What if equipment I provided is stolen or damaged?
You should remind your team to take care of all the equipment provided. They could sign an agreement to confirm receipt of the equipment, enabling you to deduct money from their wages in case any damage occurs.
Do not rely solely on common sense for equipment to be handled correctly – leave your team members with instructions, for instance on how to transport delicate equipment, how to operate machines and more.
You should also consider whether your insurance will cover an employee taking this equipment home.
What obligations do I have with respect to paying employers while they're home?
The government has said that Statutory Sick Pay will be paid from day 1 instead of day 4 for those affected by coronavirus.
As an employer, it is your duty to ensure that this is communicated to your employees.
We all have a responsibility to make sure that we not only look after our employees, but also try and do our best to ensure that Covid-19 is not spread due to our policies.
Will employees be classed as "homeworking" during this time?
Homeworking due to Coronavirus will only be a temporary measure. The contractual place of work would still remain at its usual address, such as your head office.
Clarity of communications is key to ensure that both sides are aware of the temporary nature of homeworking. We advise that both you and your team members agree on how long this temporary measure is expected to last.
If homeworking is successful, you should bear in mind that this may set a precedent for flexible working in the future, for instance if a designer puts in a request for remote working for one day a week.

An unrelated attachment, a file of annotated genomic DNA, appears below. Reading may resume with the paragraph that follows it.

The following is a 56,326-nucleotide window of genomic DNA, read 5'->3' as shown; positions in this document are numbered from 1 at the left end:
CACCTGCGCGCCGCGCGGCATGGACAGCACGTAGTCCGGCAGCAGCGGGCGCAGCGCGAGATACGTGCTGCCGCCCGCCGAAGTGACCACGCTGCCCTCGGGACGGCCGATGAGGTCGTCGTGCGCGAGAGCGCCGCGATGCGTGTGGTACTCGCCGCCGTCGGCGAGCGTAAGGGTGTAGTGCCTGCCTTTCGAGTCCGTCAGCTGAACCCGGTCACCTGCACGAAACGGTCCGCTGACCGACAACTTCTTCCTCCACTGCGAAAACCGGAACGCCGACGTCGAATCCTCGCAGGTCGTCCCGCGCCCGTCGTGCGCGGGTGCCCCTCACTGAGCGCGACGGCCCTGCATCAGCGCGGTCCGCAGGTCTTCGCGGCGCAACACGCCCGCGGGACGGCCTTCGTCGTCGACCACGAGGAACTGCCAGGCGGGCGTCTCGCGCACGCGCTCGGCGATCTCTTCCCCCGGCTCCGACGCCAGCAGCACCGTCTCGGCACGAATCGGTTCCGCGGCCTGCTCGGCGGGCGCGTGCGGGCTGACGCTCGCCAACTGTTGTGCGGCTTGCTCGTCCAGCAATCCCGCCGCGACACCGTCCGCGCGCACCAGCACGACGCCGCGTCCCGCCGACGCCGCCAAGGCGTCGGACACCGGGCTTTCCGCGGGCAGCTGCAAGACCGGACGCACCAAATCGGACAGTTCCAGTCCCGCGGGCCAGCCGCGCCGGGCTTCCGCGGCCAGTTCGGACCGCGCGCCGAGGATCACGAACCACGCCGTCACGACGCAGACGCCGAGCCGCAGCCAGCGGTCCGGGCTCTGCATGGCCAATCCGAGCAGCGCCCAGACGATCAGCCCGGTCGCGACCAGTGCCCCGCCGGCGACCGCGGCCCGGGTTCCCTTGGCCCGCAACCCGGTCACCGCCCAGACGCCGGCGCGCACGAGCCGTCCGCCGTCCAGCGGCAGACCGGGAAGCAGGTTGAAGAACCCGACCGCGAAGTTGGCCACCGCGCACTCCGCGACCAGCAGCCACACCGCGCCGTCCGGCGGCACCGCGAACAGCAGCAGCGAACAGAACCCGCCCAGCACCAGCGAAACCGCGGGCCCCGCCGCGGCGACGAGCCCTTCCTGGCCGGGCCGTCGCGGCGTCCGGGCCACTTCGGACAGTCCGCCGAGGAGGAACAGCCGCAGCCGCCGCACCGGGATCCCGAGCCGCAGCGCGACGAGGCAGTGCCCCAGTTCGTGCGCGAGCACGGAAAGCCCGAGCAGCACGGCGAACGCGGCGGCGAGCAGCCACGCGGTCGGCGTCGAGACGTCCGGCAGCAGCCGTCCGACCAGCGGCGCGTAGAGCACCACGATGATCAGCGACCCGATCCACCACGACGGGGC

What to do if someone has limitations on working from home and would rather keep working as usual?
This is a tricky situation.
The current government guidance is that you should discuss your situation with your employee. They state that they would expect most employers and employees to reach a sensible compromise and come to a solution that best meets both parties’ needs, bearing in mind the latest public health advice.
Can my team work from home, then?
Based on what was written above, we have put together a checklist to help consider whether a business should move to temporary homeworking.
- Can your team perform the same duties from home?
- Can they do it in the same timescale?
- What support will you have to provide to remote workers?
- Will your team need additional special equipment/software? Are you able to provide it?
- How often will you contact your team and how?
- Have you planned a system to measure output and performance?
- Have you planned a system to help your team feel connected and keep their stress levels under control?
- What are your options for confidentiality and data protection regulations?
We hope that this guide will help you decide whether homeworking is a reasonable option for your team and business. Whatever your final decision, we do recommend to keep safety on top of your minds at all times.